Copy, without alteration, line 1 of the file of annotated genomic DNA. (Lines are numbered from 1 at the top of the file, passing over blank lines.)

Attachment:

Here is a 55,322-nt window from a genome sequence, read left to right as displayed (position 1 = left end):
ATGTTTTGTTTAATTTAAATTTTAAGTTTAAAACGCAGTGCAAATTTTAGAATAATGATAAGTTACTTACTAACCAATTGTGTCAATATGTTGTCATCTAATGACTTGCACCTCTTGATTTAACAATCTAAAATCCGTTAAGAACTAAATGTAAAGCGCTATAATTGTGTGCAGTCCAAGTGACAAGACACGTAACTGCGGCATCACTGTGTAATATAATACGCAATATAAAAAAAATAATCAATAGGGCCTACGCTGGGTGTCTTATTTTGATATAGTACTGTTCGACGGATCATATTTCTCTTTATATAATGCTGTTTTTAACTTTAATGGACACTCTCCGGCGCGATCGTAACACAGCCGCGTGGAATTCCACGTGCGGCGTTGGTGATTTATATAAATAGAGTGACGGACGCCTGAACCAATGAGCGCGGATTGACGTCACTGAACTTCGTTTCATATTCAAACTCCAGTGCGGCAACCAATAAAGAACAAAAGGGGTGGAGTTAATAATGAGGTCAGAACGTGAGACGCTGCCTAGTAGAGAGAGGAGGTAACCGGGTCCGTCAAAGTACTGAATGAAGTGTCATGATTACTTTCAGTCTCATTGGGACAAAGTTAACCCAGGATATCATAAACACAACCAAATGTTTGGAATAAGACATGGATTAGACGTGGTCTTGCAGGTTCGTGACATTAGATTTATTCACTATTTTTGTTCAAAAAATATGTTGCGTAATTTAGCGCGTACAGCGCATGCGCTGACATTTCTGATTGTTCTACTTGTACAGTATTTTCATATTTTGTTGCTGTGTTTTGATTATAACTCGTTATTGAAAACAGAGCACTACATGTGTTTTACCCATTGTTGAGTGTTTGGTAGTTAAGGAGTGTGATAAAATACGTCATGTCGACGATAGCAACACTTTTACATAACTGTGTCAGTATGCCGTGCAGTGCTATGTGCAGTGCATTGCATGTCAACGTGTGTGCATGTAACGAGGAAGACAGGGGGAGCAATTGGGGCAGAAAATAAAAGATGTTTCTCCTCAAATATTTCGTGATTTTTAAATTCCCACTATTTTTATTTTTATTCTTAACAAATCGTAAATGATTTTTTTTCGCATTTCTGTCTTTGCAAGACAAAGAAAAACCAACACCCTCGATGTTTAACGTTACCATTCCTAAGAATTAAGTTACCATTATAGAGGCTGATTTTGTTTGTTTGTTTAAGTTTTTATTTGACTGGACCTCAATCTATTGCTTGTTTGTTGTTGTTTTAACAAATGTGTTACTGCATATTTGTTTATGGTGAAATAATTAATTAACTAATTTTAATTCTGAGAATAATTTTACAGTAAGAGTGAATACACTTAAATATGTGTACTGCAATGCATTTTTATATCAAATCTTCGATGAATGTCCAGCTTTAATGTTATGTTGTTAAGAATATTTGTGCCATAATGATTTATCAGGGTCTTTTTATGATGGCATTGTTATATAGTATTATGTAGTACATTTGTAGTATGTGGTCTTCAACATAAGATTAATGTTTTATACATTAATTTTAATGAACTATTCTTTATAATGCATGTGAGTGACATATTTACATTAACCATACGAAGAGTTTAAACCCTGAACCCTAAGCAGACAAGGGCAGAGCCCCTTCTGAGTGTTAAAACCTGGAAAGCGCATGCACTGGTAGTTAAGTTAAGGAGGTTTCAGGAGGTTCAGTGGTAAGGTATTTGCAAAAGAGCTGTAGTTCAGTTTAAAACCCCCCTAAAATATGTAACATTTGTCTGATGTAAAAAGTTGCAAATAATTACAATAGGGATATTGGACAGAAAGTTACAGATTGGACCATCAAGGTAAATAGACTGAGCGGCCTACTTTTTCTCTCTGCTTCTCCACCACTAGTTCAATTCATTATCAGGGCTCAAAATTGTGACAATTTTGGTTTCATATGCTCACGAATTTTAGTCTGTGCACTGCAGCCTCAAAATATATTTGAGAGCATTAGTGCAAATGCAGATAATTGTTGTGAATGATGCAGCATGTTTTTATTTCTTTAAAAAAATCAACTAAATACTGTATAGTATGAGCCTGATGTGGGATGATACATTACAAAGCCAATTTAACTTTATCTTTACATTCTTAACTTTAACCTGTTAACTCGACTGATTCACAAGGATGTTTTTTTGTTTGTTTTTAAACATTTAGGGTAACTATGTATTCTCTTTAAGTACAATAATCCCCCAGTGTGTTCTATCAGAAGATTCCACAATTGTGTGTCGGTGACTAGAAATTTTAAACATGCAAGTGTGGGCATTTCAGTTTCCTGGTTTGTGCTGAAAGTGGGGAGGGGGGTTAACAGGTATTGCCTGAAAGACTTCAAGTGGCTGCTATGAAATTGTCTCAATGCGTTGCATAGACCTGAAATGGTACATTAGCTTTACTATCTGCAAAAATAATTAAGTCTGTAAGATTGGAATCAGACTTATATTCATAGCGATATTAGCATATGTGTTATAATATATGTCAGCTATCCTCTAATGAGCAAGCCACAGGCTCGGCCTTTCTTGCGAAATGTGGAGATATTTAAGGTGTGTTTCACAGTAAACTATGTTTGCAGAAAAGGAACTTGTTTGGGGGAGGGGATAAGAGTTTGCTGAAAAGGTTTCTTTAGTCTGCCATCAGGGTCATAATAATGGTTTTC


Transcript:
Here is a 55,322-nt window from a genome sequence, read left to right as displayed (position 1 = left end):